Katy and Oscar McGuire spent every Friday night watching movies, dancing, playing and reading books with their young grandchildren until their son Bentley died in an accident in 2020.
"Our son got killed, and our former daughter-in-law took our grandchildren away from us," Oscar McGuire said.
Bentley was their only son, and his children are the McGuire's only grandchildren.
The Roberta, Georgia, couple continued to see their grandchildren on and off for a few months before their daughter-in-law stopped allowing visits. Bentley McGuire's widow did not reply to a phone call seeking comment for this story. The couple last saw them in October 2020, despite repeated efforts since.
The McGuires saw lawyers, sent a letter and filed a petition to no avail. They sent birthday and Christmas gifts that they say never reached their grandchildren.
Since the Georgia Supreme Court threw out the latest of two earlier grandparents visitation laws as unconstitutional, the courts have favored the judgment of the surviving parent over the wishing of grandparents like the McGuires, or in cases where a parent is incapacitated or incarcerated.
But now, under a new law set to take effect July 1 unless vetoed, Georgia grandparents have new support for seeking visitation rights with their grandchildren.
"This is a huge problem from what I have experienced just talking about it," said Oscar McGuire, who said he has heard from several other grandparents in similar situations since speaking in support of the new legislation. "This is a start, and hopefully we can continue to make improvements where grandparents can see their grandchildren."
The Grandparents Visitations Rights Act allows courts to grant the parents of a deceased, incapacitated or incarcerated parent the right to visit their child's children when it determines that the grandchild's health and welfare would be harmed if a preexisting relationship between the child and their grandparent were not allowed to continue.
"You don't want to require a parent to let grandparents have access. You could have grandparents who are bad people: you don't want your children around them," said Republican Rep. Robert Dickey from Musella, the McGuire's local representative. "But when you have this situation with good grandparents that want to contribute to the upbringing of the children and have a positive relationship with them, you want that to happen."
The Legislature has tried several times to craft legislation in support of grandparents' right to visit with their grandchildren, but the Georgia Supreme Court has declared the laws invalid for interfering with a parent's constitutionally protected right to raise their children. The court indicated in its latest decision, Patten v. Ardis, in 2018, the only acceptable solution would be for a judge to make the child's welfare the primary consideration before overruling a parent's objection so grandparents could see their grandchildren.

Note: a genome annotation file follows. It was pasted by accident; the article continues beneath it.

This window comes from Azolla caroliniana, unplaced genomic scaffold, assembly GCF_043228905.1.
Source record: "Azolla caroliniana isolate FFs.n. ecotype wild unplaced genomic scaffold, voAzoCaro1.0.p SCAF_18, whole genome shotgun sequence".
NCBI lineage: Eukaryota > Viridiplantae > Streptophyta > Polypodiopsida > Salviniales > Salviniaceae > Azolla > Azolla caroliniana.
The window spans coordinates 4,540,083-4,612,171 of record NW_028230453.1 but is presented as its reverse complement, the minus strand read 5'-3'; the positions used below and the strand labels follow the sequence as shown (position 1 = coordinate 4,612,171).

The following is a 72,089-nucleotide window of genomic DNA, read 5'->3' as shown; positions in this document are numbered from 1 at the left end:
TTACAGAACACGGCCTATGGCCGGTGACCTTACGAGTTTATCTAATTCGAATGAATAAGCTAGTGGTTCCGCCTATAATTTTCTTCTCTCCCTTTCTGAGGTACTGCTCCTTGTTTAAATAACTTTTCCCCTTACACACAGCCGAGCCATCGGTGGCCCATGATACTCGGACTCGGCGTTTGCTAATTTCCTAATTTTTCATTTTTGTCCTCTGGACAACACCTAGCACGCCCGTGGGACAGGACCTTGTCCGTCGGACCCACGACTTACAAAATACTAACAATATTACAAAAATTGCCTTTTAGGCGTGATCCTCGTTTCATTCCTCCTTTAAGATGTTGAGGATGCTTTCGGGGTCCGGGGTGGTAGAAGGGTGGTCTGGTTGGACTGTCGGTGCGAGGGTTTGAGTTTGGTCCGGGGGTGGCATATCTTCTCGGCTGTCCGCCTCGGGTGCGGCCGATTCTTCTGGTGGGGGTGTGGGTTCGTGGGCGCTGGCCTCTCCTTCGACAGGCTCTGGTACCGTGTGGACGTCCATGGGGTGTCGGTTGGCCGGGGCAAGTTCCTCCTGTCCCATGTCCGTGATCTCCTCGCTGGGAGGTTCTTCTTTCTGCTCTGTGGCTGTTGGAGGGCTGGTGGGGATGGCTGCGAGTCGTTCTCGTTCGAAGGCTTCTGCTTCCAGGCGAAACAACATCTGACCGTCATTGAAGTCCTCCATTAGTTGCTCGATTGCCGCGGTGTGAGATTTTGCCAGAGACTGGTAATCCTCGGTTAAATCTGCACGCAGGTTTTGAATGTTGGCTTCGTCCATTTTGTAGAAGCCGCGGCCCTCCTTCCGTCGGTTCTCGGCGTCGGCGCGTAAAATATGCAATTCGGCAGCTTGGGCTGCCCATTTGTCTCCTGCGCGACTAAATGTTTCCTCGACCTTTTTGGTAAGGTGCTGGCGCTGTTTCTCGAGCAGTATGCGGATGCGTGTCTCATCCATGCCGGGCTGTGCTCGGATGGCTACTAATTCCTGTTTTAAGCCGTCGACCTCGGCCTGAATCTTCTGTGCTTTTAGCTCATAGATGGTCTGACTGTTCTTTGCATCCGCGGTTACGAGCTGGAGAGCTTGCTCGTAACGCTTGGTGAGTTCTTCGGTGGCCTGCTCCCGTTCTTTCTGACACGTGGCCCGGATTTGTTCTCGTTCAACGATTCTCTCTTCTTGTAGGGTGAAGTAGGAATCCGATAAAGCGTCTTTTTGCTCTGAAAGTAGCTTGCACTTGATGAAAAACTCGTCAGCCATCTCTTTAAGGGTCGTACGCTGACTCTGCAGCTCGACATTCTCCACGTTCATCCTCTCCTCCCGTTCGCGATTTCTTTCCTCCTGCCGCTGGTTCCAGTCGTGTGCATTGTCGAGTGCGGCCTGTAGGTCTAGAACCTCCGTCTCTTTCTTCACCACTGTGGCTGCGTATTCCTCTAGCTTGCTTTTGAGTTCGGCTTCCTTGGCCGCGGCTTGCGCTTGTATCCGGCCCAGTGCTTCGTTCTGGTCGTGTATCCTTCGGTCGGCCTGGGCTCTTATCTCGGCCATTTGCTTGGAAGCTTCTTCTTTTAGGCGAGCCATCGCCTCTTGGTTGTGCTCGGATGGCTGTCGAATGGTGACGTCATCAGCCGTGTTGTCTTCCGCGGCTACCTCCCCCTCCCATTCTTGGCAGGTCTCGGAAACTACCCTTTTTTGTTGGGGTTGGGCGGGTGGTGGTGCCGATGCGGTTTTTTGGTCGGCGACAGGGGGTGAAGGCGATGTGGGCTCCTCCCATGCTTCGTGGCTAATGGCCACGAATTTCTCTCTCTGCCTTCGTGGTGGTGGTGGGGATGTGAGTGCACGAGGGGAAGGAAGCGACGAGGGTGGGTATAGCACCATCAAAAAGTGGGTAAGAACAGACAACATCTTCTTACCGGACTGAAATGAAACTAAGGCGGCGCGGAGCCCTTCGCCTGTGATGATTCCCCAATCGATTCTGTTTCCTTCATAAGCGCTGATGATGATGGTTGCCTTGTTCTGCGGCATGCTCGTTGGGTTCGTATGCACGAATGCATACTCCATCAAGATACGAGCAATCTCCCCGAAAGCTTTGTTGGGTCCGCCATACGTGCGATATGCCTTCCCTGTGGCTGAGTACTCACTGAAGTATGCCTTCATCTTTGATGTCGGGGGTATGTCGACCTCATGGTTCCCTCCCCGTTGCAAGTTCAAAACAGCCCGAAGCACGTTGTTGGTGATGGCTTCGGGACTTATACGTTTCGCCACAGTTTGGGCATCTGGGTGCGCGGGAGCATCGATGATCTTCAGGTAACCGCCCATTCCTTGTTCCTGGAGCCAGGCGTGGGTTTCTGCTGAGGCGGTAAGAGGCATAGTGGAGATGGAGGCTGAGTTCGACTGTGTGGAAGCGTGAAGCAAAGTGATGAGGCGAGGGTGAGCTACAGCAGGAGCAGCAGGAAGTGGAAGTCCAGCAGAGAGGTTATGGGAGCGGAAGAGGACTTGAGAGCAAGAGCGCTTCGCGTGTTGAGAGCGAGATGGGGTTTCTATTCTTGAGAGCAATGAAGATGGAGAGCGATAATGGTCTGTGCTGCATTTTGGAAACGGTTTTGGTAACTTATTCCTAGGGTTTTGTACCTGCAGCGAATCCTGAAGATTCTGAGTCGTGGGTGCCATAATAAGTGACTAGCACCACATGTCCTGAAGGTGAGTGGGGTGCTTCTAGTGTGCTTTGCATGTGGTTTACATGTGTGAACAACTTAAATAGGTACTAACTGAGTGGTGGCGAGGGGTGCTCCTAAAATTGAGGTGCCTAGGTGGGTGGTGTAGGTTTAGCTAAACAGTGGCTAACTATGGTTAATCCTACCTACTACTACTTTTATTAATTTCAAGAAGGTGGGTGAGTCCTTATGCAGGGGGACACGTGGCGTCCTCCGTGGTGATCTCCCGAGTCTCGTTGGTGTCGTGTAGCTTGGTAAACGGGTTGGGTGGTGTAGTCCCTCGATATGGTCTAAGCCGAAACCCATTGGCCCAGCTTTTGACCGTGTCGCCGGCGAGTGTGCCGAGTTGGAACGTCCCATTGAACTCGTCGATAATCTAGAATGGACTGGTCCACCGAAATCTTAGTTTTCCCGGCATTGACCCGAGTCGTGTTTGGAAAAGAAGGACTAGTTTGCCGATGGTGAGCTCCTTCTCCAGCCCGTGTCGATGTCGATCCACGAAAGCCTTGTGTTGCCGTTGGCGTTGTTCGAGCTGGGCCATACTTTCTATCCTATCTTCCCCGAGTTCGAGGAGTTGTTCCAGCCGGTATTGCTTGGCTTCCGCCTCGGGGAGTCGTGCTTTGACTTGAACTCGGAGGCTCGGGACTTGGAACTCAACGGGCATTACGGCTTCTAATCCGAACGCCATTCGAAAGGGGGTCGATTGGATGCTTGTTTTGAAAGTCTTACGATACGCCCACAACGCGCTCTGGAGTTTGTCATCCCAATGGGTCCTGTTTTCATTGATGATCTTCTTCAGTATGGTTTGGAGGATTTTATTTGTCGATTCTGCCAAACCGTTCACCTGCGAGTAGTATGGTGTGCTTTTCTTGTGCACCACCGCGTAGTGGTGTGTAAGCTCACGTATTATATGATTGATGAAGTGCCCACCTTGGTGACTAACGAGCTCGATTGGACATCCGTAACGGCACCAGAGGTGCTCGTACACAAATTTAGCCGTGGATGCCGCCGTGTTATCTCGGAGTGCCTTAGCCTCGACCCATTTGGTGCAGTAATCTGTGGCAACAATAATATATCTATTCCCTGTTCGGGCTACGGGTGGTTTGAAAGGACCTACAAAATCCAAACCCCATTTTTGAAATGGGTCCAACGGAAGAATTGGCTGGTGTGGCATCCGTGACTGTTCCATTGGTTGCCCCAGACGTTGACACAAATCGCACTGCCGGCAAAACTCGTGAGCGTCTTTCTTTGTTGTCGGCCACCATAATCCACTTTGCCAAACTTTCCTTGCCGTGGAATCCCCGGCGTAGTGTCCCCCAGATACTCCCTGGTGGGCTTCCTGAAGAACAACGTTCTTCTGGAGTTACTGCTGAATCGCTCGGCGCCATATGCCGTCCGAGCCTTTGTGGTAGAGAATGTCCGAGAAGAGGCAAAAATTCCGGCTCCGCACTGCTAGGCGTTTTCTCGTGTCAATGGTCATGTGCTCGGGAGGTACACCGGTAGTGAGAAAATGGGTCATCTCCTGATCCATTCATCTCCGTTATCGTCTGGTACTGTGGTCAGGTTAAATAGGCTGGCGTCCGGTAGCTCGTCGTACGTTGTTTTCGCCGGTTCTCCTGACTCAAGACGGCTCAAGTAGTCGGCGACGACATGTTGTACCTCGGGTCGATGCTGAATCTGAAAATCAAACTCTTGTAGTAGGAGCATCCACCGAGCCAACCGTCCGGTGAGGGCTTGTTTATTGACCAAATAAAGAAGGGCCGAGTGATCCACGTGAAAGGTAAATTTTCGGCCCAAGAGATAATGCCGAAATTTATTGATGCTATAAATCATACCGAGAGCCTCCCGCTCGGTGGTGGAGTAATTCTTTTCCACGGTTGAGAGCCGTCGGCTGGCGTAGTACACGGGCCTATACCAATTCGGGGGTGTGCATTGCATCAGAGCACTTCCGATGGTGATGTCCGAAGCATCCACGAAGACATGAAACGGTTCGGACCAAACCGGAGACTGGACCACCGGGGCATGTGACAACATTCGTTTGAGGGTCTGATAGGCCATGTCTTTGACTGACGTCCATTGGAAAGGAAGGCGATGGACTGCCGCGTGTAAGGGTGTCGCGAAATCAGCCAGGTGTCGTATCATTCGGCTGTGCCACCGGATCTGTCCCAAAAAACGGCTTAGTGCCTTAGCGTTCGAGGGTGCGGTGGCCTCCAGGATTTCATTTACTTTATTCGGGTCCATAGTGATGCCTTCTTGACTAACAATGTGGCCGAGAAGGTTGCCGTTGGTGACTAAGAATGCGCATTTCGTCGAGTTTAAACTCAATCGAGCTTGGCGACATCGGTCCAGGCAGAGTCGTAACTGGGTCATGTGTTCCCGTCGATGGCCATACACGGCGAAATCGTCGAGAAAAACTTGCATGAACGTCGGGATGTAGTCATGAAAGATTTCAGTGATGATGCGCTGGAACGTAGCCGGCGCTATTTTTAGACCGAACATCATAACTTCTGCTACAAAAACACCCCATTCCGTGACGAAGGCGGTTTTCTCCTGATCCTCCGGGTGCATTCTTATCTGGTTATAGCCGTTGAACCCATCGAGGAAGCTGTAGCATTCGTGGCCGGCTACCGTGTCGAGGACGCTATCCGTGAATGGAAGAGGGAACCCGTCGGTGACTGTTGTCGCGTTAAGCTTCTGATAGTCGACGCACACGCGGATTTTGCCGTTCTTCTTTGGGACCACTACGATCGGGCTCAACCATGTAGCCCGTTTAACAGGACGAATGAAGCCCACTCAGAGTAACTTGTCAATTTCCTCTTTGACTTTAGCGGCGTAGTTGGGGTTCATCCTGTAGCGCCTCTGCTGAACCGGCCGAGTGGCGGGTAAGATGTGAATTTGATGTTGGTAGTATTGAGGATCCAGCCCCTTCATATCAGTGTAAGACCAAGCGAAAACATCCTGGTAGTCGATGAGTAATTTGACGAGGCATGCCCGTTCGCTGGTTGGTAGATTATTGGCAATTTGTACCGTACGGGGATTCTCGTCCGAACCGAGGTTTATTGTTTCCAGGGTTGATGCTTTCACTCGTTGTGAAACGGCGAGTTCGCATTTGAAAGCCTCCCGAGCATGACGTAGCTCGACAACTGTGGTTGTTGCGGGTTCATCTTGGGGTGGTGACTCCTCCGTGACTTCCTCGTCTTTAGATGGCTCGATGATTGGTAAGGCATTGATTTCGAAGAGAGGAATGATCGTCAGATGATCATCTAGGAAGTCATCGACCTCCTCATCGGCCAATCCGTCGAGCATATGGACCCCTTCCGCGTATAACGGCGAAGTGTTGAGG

Democratic Rep. Mary Margaret Oliver, a long-time family law attorney in Decatur, said the new law, which was first introduced in the Senate by Republican Sen. Brian Strickland from McDonough, was crafted to meet the court's suggestion.
"The way this bill has been drafted is to assist the court with some guidelines on that narrow circumstance where the grandparent may be awarded a right to see their grandchildren where the parents have objected and the court will override that objection where there is harm to the children to do so," Oliver told lawmakers in presenting the measure.
Oliver said she has seen similar cases to the McGuires' both in her practice and through her work as an adjunct law professor at Emory University. Oliver said she has worked on cases where a grandparent was the primary babysitter for a grandchild and when their child died, and the surviving parent "cut off the grandparent."
"The parent sometimes is acting very selfishly to cut off grandparents," Oliver said. "Sometimes there's financial benefits, but there's frequently very strong emotional benefits and support, particularly if a parent is deceased."
The McGuires plan on going back to court after the law goes into effect July 1 (unless vetoed by the governor) to seek visitation rights. If a judge grants the couple visitation rights, they might not have their Friday night visits like they used to, but they could get to see their only grandchildren.
"We're so thankful that God has given us this chance," Katy McGuire said.